This guest post from “NotPollyanna” is part of the “reader stories” feature at Get Rich Slowly. Some reader stories contain general advice; others are examples of how a GRS reader achieved financial success — or failure. These stories feature folks from all levels of financial maturity and with all sorts of incomes. This week's submission is a reader story and a reader question rolled into one.
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Hi. My name is Not Pollyanna. (Okay, that's not my real name, but that's what I call myself at Get Rich Slowly.) I'm 26 years old, three years out of college, and have $79,000 of student loan debt left to pay off. I'm working on it, but I have to tell you: It feels insurmountable.
How I got here
When it was time to make decisions about college, I was severely mentally ill with depression, anxiety, and anorexia. School helped me cope, and I didn't think I could survive outside of it. No one suggested I take money into consideration when choosing a school beyond my mom suggesting I apply for scholarships, which I really wasn't able to do. My parents went to a few school meetings about planning for and paying for college and came away with a plan to take all private loans so the loans are all together rather than a mishmash of private and federal. (Note: This is a very bad idea.)
I chose a college two states away. I applied, enrolled, and paid with a private student loan. In the three years I attended that school, I was sent home three times because of hospitalizations for my mental illness, but I remained a full-time student by taking correspondence courses. I attended a community college for a year, and I finished with two years at a third college.
I originally borrowed $86,000 to pay for my education. When I graduated in 2008 with a B.S. in Humanities, my debt total was $106,000. I know now that borrowing so much was very ill-advised, but that wasn't something I was able to contemplate at the time.
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Clawing My Way Out
Three months after graduation, I got a job as a library assistant, paying $25,000/year, where I still work. I live with my parents and spend my money primarily on health care and student loan debt. I keep $2,000 in my savings account and a $2,000 buffer in my checking account as an emergency fund. At the end of each month, I update my money spreadsheet and I put any extra money (income - spending = extra) toward my student loan, prioritizing my highest interest rate loans, snowball-style. My minimum payments on my student loans originally totaled $860/month, but are now $680/month.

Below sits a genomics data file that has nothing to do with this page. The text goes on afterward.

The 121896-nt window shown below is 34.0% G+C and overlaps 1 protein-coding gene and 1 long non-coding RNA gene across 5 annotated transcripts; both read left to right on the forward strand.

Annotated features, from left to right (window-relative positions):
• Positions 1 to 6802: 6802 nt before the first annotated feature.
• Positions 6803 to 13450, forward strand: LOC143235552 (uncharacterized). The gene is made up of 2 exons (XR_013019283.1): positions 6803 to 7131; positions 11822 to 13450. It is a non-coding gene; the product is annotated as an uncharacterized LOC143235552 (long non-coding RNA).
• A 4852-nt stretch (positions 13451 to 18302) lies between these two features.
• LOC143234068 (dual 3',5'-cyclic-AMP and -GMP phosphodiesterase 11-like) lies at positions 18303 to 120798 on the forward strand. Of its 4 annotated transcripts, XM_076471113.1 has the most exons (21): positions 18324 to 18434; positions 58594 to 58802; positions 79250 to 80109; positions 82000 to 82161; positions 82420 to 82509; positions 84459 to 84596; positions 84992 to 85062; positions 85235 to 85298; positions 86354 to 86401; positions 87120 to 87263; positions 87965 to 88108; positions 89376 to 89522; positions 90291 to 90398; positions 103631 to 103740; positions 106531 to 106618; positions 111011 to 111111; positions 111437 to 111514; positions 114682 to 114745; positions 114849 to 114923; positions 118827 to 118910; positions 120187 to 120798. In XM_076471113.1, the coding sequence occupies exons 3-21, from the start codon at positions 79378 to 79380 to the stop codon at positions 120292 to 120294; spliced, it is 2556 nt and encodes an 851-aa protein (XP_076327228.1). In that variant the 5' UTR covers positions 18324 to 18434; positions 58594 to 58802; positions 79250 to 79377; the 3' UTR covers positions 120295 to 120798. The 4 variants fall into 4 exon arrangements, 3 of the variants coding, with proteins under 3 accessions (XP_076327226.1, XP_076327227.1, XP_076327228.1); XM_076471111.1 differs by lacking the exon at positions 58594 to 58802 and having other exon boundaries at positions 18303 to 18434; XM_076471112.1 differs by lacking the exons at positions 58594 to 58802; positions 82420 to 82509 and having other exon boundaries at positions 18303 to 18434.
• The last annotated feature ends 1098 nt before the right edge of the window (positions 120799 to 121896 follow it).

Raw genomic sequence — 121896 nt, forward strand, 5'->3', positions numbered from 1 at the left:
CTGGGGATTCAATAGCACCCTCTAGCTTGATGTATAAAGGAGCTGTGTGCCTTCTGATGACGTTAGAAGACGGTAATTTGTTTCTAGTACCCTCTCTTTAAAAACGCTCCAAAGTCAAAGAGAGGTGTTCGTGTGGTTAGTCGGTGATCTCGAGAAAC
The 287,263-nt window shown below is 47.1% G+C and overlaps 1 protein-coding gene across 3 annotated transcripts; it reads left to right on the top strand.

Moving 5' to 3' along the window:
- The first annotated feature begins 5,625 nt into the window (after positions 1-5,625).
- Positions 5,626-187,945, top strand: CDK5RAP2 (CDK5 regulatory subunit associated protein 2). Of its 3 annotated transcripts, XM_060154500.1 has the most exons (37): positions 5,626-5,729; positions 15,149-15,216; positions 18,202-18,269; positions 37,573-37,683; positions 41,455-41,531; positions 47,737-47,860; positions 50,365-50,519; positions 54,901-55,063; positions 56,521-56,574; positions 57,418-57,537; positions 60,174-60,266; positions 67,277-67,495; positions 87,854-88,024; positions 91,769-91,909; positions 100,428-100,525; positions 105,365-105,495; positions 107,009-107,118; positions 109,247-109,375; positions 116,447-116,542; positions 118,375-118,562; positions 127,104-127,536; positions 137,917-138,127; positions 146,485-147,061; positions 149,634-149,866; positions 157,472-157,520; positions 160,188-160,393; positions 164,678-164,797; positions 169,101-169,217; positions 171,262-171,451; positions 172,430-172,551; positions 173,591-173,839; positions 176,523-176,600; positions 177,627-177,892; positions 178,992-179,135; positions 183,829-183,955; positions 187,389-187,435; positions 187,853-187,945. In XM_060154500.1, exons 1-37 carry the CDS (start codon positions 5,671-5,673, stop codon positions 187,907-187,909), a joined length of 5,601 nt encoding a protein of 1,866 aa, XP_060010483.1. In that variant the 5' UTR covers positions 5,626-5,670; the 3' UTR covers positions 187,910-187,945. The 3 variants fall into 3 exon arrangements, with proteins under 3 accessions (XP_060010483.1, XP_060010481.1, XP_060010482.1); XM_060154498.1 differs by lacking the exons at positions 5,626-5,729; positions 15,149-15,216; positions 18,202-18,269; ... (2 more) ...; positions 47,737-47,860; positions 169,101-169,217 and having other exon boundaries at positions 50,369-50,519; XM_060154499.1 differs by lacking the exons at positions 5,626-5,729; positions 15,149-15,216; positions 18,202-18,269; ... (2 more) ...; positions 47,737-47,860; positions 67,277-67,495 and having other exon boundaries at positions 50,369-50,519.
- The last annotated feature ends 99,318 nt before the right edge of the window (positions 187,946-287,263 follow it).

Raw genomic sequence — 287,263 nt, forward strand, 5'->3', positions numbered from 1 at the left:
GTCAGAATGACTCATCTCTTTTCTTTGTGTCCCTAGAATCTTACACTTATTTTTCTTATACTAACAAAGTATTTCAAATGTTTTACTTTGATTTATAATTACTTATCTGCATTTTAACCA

I don't do much of a budget beyond “spend as little as possible”. With the exception of a $5,000 gift from my parents toward my student loan debt, this how I spent my money in 2010:
- 24% healthcare
- 58% on my student loans, (40% on minimum, 18% on extra)
- 18% on everything else: transportation, clothing, phone, my cat, etc.
A chart of NotPollyanna's spending.
Moving out of my parent's house is my top financial goal. (Some abusive family situations that contributed to my mental illness have not completely ended.) The flexibility I have in my budget isn't enough for me to pay rent in this area. In response to my extra payment on my loans, my lender reduces the minimum payment amounts. This gives me more flexibility in my budget over time, which gives me more money I would have available for rent payments. In addition to moving out and paying down debt, my third major financial goal is to get the education to become a library conservator, which requires a master's degree and a training and/or certification in conservation.
I need to stay in my current major-metropolitan area to see my doctors. I spent several years in abusive mental health care, so now that I have a treatment team that is helping me, I don't want to leave until I am mostly “done”. I have been focusing my money-making energy in finding a new, more lucrative job, since I suspect a new job will be the biggest boon to my financial situation. I do intend to make and sell handbound books and works of embroidery, but have been waiting to throw myself into that or other part-time gigs in favor of my job search. (Is this foolish?)
Since graduating from college, I've been as financially responsible as I know how. Am I missing anything? I know that isn't a very specific question, but I've been doing everything I can think of and I am still in a pretty bad situation. I'm really hoping someone out there knows of something that could make a big difference in my situation.
The original article can be found at GetRichSlowly.org:
Reader Story (and Question): Financial Health vs. Mental Health?